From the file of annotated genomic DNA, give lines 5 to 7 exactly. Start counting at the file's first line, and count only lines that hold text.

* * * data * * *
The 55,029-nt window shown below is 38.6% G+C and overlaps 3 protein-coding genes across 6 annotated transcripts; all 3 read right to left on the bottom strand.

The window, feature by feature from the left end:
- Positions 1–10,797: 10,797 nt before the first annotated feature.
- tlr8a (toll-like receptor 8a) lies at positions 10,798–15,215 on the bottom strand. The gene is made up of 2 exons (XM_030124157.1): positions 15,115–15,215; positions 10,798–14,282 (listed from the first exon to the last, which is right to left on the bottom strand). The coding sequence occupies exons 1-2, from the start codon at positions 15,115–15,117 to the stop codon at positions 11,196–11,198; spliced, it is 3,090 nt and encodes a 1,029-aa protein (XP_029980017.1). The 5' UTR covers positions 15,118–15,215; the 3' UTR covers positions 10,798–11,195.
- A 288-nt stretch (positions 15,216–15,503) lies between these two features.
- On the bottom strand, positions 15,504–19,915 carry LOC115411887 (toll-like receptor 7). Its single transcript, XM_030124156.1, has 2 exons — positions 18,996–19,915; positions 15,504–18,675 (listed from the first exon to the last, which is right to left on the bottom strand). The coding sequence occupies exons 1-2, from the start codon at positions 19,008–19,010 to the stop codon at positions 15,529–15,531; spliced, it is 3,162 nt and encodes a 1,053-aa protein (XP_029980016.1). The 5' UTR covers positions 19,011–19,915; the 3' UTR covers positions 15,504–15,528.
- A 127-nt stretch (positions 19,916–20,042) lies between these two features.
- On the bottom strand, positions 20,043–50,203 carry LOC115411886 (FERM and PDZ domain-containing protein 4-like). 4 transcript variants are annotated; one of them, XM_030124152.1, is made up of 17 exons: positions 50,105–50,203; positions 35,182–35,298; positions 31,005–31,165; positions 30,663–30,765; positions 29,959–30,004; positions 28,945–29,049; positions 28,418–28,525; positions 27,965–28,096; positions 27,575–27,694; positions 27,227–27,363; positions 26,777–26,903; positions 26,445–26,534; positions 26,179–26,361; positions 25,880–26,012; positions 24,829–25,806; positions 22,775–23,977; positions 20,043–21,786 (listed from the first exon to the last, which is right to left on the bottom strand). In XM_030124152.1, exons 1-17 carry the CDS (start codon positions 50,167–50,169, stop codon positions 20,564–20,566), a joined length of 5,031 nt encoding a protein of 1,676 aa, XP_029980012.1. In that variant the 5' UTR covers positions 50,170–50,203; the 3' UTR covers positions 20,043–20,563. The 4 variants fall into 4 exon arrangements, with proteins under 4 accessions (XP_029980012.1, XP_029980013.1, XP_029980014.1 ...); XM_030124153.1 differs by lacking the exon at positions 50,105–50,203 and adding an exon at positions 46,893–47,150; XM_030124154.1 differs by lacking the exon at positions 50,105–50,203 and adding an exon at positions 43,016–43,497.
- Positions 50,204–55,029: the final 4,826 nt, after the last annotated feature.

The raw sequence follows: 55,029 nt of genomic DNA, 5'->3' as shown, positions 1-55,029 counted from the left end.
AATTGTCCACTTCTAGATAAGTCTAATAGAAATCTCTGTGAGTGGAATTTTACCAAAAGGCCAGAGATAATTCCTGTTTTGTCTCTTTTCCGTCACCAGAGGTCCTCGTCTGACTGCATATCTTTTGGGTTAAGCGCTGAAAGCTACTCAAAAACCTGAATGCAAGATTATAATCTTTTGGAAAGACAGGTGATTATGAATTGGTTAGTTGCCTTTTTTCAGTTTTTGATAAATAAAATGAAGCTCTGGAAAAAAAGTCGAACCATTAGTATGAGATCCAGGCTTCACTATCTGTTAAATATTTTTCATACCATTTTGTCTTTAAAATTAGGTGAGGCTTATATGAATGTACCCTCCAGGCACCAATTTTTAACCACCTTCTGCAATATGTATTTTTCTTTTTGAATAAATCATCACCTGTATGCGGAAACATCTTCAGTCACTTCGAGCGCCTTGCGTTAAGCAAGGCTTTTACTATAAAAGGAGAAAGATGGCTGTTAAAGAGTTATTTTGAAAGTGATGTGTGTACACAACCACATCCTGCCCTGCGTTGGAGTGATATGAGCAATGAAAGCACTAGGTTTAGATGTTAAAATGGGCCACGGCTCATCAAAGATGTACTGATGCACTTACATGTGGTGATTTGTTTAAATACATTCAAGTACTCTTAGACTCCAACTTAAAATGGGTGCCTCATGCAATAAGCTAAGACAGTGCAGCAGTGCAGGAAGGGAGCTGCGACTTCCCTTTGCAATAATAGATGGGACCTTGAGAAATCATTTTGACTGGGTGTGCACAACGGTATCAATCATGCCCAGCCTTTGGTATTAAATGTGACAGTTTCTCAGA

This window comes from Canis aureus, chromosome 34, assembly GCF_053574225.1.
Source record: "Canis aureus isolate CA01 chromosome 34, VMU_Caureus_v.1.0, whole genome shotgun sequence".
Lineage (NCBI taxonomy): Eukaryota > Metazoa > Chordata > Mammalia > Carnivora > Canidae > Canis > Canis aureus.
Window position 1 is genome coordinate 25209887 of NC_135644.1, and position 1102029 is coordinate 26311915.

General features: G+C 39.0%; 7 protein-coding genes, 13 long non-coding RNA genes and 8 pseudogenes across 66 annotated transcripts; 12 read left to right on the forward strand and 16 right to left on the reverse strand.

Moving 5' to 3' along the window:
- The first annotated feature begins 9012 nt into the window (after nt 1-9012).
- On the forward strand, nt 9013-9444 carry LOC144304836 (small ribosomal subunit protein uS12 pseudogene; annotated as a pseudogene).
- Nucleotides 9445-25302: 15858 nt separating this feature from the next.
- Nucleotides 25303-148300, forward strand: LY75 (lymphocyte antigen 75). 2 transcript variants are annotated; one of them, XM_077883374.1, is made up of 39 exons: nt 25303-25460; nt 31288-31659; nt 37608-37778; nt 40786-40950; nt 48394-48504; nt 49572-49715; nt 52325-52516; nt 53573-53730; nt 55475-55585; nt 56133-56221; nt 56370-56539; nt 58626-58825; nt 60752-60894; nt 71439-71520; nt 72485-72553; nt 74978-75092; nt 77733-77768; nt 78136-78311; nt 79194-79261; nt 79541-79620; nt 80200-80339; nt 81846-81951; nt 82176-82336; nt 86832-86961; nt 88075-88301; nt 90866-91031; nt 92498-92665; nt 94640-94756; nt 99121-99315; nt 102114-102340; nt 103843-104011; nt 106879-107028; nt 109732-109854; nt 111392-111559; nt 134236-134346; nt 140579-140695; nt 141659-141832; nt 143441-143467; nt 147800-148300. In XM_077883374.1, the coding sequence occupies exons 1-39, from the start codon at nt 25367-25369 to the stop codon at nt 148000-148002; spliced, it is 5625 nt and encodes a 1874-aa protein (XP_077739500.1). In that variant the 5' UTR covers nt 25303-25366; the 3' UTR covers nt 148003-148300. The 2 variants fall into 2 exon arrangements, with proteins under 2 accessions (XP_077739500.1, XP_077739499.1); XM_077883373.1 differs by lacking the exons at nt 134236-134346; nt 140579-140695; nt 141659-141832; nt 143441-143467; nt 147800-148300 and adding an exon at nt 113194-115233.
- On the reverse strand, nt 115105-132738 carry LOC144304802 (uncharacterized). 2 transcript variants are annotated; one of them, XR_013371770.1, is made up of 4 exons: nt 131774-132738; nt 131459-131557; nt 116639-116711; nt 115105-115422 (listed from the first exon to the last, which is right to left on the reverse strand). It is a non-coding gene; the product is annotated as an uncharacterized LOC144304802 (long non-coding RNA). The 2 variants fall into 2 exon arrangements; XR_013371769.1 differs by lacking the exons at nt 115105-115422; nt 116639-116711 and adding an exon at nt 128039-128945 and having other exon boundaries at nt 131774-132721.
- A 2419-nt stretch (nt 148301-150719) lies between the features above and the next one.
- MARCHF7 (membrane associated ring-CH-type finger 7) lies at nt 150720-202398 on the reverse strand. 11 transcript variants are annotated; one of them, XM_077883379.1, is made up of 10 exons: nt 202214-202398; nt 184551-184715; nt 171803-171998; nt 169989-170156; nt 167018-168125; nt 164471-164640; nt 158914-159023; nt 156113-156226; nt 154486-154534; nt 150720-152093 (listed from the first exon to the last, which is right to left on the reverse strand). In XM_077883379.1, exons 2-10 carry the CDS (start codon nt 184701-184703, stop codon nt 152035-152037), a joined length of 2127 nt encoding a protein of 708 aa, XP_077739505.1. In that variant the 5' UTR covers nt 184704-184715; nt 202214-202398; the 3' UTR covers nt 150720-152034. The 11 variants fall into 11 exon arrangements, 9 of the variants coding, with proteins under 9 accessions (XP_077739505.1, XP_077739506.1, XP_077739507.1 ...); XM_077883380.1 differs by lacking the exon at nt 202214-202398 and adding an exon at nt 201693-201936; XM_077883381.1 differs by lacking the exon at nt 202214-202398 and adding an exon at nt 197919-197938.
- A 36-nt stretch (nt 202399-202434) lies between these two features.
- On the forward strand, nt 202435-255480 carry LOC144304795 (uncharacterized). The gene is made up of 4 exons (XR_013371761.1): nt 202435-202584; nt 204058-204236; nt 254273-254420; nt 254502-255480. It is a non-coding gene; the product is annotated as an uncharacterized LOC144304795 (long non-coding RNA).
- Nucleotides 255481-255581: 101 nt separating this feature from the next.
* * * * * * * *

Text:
- A 288-nt stretch (positions 15,216–15,503) lies between these two features.
- On the bottom strand, positions 15,504–19,915 carry LOC115411887 (toll-like receptor 7). Its single transcript, XM_030124156.1, has 2 exons — positions 18,996–19,915; positions 15,504–18,675 (listed from the first exon to the last, which is right to left on the bottom strand). The coding sequence occupies exons 1-2, from the start codon at positions 19,008–19,010 to the stop codon at positions 15,529–15,531; spliced, it is 3,162 nt and encodes a 1,053-aa protein (XP_029980016.1). The 5' UTR covers positions 19,011–19,915; the 3' UTR covers positions 15,504–15,528.
- A 127-nt stretch (positions 19,916–20,042) lies between these two features.